Tuesday, October 20, 2009

Johnson Well On Way To 2009 Championship - Fans Say Ho Hum?

With five races to go in the 2009 NASCAR Sprint Cup season, it appears that NASCAR's version of Mr. October, Jimmie Johnson has his fourth Cup nearly in hand.

It's understandable, with the economy in such poor shape, that ticket sales at the track have been down for 2009.  One would suppose that if one couldn't afford a ticket, the price of gas to travel, the price of a place to stay, etc., that one might have to make do watching the races on TV.

That doesn't seem to be happening though.  TV ratings are basically down across the board for most of the races this year.  Saturday's race at Charlotte was down by sharply in the ratings from last year, when the race was held on a Saturday evening, head to head with college football, the same as this year.

What could the matter be?  It would seem that Jimmie Johnson and crew chief Chad Knaus are setting in stone a bona fide NASCAR dynasty, putting up some incredible numbers again for the fourth year in a row.  Normally, one would think that these would be exciting times for NASCAR, but the TV ratings don't seem to be reflecting that.

I've been reading a lot of fans' comments over the last few days.  Some of them are very interesting.  "It's only exciting if you're a Jimmie Johnson fan" seems to be a popular comment.  Others say that the racing is just boring.  The blame for boring racing ranges from NASCAR's rules to the new car.  Others blame the television coverage itself, saying they cannot stand to listen to certain commentators or analysts.

I'm not going to try to come up with an answer for boring racing here, or for how to improve TV coverage.  In other articles on this site, I've already shed some theories on those topics.  I will hazard a guess as to some fans' animosity towards Jimmie Johnson and the 48 team though.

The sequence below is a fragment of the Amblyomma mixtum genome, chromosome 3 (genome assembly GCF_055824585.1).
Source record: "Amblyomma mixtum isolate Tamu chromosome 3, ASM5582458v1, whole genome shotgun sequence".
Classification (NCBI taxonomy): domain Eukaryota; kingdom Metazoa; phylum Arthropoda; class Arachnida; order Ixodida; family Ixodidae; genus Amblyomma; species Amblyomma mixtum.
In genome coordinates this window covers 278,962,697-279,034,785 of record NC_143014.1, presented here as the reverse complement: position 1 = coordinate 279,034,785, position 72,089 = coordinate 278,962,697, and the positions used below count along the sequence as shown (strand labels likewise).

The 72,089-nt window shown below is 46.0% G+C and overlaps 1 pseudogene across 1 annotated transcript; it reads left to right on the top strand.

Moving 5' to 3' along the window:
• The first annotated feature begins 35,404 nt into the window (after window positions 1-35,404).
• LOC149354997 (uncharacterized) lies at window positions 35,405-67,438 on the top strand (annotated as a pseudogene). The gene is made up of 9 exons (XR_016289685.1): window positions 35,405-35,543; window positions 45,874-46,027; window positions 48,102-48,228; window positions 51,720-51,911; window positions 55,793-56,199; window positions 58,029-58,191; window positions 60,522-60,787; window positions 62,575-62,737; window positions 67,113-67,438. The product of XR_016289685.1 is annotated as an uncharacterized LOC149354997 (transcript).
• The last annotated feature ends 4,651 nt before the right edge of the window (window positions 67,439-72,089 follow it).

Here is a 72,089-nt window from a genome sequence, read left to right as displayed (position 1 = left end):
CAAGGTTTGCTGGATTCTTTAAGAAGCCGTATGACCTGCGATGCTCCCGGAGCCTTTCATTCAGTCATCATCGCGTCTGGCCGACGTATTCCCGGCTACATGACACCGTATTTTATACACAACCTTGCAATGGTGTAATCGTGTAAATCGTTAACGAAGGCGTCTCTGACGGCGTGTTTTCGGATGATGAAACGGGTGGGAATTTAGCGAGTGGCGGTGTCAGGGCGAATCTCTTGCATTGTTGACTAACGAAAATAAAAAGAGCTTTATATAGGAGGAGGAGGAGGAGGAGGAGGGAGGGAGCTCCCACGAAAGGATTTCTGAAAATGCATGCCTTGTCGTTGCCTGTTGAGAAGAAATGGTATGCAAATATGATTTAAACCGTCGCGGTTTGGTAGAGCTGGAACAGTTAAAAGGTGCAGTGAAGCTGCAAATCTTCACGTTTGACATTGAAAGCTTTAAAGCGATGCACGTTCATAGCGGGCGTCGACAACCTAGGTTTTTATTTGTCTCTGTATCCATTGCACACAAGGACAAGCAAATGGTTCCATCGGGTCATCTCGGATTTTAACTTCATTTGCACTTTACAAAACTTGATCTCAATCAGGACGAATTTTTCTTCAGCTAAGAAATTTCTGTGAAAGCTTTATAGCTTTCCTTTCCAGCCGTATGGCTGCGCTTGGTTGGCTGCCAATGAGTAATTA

To the casual observer, Jimmie Johnson should be a sports' perfect champion and spokesman.  Johnson has the looks of a movie actor, some would say.  Jimmie is rather soft spoken, and his comments rarely provoke controversy.  He displays a certain sense of humor at times during his interviews, and never fails to thank his sponsors, his team, and his owners.

To some hard core NASCAR fans, the above description of NASCAR's reigning champion is precisely what's not to like about him.  NASCAR largely thrives on a certain level of controversy, whether it is in the form of incidents on the race track, or words spoken in the heat of emotion during post action interviews.  Rarely do we see Jimmie Johnson deviate from the company line when it comes to interviews.

Perhaps many fans remember the old rivalries between drivers like Jeff Gordon and Dale Earnhardt, or Dale Earnhardt and Darrell Waltrip, or Earnhardt and Bodine, or perhaps Earnhardt and just about anyone.  If nothing else, Dale Earnhardt got people riled up and talking about NASCAR.  The 'Intimidator' moniker that Earnhardt carried through much of his career was well earned, both on and off the track.

Jimmie Johnson has almost entirely the opposite personality off the track as did Dale Earnhardt.  If Jimmie is ever confrontational with another driver, it's well outside of camera or microphone range.  On the track, Jimmie Johnson is known as a very competitive driver, and he has certainly been part of his share of on the track scuffles, but he's not known as an overly aggressive driver, but rather as a patient racer.  It's easy to be patient, however, when you're nearly always running at or very near the front of the field.  "Fearless" does not really describe Jimmie's driving style.  "Smart" might be more descriptive.